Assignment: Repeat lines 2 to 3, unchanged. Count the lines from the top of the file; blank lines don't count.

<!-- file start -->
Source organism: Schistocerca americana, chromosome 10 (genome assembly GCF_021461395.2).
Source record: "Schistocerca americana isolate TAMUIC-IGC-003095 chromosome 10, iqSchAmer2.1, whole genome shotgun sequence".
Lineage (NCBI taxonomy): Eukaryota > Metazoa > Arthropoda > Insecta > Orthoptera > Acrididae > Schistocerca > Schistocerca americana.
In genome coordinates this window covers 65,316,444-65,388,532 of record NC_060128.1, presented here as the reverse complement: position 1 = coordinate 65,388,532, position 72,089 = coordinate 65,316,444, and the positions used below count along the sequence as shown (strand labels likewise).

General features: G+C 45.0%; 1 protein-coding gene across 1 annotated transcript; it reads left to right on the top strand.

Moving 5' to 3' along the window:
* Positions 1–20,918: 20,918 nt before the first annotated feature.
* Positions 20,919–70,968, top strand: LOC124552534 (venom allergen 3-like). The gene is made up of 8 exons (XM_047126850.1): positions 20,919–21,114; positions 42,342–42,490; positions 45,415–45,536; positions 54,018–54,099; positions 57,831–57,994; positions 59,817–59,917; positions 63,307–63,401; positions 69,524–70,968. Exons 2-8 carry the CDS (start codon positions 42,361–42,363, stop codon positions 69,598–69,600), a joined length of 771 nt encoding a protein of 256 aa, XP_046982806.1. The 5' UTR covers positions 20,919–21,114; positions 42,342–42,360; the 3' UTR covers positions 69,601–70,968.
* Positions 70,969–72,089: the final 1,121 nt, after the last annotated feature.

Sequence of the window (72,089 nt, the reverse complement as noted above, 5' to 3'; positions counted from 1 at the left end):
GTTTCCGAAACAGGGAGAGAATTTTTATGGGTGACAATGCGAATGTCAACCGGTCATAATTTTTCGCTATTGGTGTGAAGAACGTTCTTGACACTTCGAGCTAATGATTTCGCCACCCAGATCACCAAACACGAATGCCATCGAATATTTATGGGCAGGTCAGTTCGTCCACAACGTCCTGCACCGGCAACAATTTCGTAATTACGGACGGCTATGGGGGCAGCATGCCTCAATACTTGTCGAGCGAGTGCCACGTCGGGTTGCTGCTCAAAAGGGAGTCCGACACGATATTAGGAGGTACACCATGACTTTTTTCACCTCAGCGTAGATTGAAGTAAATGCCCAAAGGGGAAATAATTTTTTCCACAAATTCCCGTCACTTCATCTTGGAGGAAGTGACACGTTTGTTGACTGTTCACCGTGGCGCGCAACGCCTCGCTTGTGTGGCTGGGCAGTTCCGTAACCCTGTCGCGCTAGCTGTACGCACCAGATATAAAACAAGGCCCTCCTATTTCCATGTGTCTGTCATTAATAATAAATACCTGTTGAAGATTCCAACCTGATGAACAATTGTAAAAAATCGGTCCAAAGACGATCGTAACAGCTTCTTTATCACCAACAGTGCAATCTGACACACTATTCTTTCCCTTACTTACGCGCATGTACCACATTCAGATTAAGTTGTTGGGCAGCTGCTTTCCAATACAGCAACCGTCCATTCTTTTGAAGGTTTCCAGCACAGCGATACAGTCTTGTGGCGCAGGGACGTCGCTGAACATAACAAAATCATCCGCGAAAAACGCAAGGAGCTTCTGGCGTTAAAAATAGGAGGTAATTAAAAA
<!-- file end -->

Source record: "Schistocerca americana isolate TAMUIC-IGC-003095 chromosome 10, iqSchAmer2.1, whole genome shotgun sequence".
Lineage (NCBI taxonomy): Eukaryota > Metazoa > Arthropoda > Insecta > Orthoptera > Acrididae > Schistocerca > Schistocerca americana.